Is the Lottery Harmful to Society?
The word lottery derives from the Latin “to cut,” meaning “cut by lot.” A lottery is a process that distributes prizes to winners chosen by chance. The origins of the game can be traced back centuries. In fact, the Old Testament instructs Moses to organize a lottery for the land distribution, and Roman emperors used lotteries to give away slaves and property. Later, European lotteries developed as a way to raise money for war and aid the poor. In the 18th century, colonial America held many lotteries to finance public projects, such as roads, libraries, churches, colleges and canals. Benjamin Franklin even ran a lottery to fund a battery of cannons for Philadelphia’s defense.
Despite this long history, there is still debate over whether lotteries are harmful to society. Those in favor of lotteries argue that the entertainment value of playing and the non-monetary benefits for participants offset the negatives. In addition, if the expected utility of winning is high enough for a particular individual, then purchasing tickets may be a rational choice.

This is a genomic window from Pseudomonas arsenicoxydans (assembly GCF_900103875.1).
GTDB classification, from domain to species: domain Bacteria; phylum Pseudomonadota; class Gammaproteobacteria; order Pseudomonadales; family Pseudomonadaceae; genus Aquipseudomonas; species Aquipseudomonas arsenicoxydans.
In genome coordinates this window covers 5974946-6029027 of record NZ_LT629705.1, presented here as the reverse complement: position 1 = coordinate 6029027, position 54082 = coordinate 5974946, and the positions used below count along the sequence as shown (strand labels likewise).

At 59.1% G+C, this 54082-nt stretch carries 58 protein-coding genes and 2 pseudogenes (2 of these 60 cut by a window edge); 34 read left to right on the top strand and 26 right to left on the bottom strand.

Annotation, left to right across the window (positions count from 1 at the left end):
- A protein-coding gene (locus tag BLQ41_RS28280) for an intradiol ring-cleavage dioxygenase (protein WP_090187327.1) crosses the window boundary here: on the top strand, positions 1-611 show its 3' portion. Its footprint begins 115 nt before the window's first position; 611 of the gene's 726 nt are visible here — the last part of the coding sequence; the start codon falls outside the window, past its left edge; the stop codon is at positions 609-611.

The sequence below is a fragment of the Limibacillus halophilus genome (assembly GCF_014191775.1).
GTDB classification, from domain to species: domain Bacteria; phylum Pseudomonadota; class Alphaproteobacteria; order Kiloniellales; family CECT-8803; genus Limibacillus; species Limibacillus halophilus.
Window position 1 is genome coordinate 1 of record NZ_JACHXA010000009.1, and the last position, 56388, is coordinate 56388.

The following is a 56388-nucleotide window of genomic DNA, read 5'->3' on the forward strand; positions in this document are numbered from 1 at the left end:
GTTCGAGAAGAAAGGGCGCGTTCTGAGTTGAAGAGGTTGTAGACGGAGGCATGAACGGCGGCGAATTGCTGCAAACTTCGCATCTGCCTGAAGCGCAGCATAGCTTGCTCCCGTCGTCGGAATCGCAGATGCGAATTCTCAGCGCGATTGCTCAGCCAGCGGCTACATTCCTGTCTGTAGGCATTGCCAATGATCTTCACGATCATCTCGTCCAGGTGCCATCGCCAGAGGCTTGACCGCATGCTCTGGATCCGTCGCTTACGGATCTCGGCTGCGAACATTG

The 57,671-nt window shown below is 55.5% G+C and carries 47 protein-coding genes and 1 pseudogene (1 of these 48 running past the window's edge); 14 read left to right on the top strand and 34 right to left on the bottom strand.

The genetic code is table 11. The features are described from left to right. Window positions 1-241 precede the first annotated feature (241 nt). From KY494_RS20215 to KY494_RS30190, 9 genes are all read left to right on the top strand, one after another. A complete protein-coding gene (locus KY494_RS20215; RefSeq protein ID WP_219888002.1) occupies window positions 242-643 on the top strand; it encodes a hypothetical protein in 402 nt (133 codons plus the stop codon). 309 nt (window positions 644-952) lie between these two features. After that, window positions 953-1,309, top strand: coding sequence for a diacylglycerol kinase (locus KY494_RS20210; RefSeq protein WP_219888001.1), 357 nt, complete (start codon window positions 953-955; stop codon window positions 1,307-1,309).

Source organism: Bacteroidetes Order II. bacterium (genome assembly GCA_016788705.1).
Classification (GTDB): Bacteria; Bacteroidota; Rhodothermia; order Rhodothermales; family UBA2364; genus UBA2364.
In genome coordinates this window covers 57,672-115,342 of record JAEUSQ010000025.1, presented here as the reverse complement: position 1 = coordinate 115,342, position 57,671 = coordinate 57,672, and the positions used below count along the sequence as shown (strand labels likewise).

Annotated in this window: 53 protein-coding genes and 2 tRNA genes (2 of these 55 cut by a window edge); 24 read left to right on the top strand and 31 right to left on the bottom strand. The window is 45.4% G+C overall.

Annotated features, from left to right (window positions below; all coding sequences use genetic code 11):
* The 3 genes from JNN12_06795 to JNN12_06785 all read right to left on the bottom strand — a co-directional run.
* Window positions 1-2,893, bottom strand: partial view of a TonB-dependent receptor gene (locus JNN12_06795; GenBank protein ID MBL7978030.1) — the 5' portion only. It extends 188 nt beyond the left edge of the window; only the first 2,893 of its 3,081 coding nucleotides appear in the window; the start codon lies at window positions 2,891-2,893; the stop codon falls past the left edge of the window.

The biggest problem with this argument is that it ignores the regressivity of the lottery. Research shows that stores selling lotteries are disproportionately clustered in lower-income communities, and far more money is spent every year on instant scratch-off games that tend to draw low-income players than big jackpot drawings. Moreover, concerns that low-income households spend a disproportionate share of their incomes on lotteries have blocked the expansion of state lotteries in the past.